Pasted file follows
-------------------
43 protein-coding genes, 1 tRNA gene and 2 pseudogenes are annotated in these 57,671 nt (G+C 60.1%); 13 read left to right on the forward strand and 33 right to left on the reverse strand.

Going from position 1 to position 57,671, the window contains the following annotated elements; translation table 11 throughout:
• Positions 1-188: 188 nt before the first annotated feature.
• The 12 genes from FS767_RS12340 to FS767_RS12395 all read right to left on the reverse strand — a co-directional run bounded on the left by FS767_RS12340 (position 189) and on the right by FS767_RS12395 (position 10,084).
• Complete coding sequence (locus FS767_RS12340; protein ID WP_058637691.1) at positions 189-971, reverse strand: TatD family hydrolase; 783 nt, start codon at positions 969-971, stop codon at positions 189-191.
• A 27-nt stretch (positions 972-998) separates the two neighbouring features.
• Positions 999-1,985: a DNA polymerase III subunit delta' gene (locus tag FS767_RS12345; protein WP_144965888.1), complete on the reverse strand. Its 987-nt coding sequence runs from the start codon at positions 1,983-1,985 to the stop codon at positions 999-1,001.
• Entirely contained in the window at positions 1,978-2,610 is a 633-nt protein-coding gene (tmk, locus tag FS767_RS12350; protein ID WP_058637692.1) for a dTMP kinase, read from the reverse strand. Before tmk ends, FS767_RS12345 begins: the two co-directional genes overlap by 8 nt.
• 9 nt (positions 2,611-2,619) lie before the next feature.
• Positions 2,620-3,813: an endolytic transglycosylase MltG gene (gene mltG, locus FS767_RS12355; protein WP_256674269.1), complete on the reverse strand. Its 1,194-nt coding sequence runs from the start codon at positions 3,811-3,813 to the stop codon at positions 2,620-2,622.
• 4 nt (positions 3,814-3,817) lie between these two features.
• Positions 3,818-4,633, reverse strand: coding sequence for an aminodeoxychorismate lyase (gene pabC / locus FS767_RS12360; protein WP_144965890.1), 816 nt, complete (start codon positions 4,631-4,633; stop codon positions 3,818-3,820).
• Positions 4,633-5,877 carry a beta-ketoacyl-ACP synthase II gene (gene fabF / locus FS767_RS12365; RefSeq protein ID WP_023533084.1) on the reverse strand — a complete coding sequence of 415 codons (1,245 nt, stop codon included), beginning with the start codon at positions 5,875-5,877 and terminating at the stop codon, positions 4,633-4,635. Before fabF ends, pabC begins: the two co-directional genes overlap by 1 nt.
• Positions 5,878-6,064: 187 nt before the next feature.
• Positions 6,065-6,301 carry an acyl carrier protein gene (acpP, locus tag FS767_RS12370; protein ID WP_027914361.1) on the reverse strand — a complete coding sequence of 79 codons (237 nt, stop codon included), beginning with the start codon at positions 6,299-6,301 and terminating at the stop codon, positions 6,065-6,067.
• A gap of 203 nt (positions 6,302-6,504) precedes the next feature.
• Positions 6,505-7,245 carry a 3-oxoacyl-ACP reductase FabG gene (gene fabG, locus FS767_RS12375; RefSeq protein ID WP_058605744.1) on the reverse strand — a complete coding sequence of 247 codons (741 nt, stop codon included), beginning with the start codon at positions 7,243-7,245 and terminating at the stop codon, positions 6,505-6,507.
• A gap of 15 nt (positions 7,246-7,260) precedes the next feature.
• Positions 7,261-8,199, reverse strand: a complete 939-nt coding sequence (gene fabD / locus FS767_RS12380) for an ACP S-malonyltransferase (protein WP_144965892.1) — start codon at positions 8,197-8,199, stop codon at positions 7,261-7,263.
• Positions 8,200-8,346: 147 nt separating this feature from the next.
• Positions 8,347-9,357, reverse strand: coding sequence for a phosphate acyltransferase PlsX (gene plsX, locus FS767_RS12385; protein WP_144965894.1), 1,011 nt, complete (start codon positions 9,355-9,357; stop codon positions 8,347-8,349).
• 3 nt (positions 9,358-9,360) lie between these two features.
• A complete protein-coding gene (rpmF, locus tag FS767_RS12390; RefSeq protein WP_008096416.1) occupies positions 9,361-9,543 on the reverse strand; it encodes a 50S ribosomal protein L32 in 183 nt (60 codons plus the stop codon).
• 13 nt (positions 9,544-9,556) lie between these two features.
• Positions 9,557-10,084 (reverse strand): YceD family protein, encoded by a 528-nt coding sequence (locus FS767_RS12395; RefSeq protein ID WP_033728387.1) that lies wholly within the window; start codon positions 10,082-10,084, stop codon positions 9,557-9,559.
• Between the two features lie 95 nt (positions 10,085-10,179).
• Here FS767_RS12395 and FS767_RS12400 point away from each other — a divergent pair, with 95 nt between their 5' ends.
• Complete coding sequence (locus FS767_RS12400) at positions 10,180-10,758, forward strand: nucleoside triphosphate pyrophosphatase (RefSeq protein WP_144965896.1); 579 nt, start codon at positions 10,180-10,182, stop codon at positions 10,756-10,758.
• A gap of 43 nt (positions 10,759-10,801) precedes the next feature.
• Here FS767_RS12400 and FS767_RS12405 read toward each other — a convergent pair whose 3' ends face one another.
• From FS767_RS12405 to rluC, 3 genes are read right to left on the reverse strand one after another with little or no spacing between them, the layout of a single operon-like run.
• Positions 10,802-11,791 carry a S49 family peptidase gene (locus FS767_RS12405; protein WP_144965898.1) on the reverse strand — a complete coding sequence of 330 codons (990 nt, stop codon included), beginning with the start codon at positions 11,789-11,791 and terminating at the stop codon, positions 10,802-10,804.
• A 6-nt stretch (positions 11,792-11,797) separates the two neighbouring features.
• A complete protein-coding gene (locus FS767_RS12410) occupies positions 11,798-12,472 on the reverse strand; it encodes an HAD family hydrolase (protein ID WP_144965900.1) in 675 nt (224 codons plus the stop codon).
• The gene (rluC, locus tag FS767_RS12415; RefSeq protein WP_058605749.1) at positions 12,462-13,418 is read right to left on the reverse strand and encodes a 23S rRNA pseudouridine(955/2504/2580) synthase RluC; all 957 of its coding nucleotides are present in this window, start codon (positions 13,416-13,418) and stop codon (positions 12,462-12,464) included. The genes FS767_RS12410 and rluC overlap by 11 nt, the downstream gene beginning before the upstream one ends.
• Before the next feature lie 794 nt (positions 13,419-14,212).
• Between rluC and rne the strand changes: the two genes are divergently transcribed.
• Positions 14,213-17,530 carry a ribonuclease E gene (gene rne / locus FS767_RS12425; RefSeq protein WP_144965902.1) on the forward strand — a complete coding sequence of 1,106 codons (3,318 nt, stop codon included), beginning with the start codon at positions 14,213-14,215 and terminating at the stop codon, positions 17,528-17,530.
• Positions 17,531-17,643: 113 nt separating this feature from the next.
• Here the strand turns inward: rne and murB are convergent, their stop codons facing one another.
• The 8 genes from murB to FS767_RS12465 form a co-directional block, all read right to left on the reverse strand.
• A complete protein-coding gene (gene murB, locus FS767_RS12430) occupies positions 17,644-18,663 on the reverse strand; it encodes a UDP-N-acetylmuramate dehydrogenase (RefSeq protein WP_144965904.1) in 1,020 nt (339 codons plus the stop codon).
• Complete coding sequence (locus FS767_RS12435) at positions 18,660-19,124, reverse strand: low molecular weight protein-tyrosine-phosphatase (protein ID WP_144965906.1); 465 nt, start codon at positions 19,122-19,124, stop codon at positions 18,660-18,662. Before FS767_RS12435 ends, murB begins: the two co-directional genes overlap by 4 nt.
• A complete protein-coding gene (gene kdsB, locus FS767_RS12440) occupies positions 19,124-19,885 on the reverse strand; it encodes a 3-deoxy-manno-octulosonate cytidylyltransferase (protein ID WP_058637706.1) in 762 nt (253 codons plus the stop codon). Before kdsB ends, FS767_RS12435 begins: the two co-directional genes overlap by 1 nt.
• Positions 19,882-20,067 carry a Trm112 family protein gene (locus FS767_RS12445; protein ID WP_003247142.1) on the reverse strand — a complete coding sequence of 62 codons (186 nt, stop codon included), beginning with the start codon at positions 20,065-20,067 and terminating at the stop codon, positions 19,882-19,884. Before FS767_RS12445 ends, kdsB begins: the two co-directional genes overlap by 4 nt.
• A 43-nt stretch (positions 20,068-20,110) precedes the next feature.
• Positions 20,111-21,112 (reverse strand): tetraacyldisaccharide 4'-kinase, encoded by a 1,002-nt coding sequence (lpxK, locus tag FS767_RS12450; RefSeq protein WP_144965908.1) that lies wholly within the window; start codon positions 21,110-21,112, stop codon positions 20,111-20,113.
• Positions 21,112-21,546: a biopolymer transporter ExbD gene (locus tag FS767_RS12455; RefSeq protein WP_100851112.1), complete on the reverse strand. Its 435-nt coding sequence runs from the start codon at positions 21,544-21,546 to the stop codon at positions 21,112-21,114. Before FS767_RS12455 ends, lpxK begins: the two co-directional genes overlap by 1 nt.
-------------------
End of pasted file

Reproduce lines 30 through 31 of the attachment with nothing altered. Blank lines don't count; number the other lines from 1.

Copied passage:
• Here FS767_RS12400 and FS767_RS12405 read toward each other — a convergent pair whose 3' ends face one another.
• From FS767_RS12405 to rluC, 3 genes are read right to left on the reverse strand one after another with little or no spacing between them, the layout of a single operon-like run.